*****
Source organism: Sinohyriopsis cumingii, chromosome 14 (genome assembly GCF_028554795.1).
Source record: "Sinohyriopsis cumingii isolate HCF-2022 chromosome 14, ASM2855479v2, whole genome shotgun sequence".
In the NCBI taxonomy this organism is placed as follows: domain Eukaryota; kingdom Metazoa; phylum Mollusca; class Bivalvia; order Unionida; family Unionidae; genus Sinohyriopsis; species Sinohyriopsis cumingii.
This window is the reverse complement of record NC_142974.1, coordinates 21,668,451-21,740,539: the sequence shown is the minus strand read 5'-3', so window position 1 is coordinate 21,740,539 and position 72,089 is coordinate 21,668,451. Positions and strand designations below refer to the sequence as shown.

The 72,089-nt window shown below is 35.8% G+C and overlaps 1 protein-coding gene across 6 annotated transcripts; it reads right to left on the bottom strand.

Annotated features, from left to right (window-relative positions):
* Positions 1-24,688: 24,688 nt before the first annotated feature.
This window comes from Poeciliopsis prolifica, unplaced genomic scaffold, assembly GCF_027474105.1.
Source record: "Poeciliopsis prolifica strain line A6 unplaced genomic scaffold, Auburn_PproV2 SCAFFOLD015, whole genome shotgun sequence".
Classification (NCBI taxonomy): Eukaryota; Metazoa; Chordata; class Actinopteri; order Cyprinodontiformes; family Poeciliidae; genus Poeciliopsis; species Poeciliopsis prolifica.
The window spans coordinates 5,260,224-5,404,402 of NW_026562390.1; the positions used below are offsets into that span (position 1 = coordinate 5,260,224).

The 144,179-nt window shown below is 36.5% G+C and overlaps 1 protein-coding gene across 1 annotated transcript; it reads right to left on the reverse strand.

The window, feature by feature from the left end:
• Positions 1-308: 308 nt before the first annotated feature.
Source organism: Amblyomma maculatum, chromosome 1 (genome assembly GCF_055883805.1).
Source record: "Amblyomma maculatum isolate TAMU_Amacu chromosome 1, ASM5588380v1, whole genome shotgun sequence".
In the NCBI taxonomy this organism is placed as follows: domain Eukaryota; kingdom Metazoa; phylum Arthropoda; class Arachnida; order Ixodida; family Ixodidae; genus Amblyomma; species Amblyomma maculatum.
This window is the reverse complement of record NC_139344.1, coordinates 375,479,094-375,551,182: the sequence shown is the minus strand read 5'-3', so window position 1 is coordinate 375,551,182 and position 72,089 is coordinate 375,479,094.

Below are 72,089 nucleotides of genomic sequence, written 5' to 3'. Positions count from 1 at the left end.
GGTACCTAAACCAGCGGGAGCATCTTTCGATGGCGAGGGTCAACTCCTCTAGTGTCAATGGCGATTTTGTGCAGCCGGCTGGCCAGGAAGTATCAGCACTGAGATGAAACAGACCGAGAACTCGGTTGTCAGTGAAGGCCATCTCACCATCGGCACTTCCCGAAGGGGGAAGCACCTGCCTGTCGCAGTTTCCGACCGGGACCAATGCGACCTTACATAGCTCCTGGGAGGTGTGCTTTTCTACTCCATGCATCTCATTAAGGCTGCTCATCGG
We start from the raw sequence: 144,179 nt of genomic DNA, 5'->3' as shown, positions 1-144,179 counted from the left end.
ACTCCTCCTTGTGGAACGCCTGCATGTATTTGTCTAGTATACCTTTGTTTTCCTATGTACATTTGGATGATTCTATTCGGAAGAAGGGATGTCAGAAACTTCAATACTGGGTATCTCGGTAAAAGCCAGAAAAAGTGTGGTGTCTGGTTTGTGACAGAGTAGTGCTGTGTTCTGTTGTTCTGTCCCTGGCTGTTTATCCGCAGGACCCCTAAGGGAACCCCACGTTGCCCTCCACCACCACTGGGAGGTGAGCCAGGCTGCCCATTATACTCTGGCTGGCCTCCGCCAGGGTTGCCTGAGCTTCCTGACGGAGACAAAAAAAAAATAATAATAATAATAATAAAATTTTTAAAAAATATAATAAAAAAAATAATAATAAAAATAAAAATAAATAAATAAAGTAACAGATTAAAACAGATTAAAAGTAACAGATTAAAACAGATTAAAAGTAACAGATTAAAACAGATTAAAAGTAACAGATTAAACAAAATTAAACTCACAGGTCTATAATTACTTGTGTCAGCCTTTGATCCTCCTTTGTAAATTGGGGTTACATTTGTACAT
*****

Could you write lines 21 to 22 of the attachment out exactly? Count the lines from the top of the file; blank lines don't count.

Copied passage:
We start from the raw sequence: 144,179 nt of genomic DNA, 5'->3' as shown, positions 1-144,179 counted from the left end.
ACTCCTCCTTGTGGAACGCCTGCATGTATTTGTCTAGTATACCTTTGTTTTCCTATGTACATTTGGATGATTCTATTCGGAAGAAGGGATGTCAGAAACTTCAATACTGGGTATCTCGGTAAAAGCCAGAAAAAGTGTGGTGTCTGGTTTGTGACAGAGTAGTGCTGTGTTCTGTTGTTCTGTCCCTGGCTGTTTATCCGCAGGACCCCTAAGGGAACCCCACGTTGCCCTCCACCACCACTGGGAGGTGAGCCAGGCTGCCCATTATACTCTGGCTGGCCTCCGCCAGGGTTGCCTGAGCTTCCTGACGGAGACAAAAAAAAAATAATAATAATAATAATAAAATTTTTAAAAAATATAATAAAAAAAATAATAATAAAAATAAAAATAAATAAATAAAGTAACAGATTAAAACAGATTAAAAGTAACAGATTAAAACAGATTAAAAGTAACAGATTAAAACAGATTAAAAGTAACAGATTAAACAAAATTAAACTCACAGGTCTATAATTACTTGTGTCAGCCTTTGATCCTCCTTTGTAAATTGGGGTTACATTTGTACAT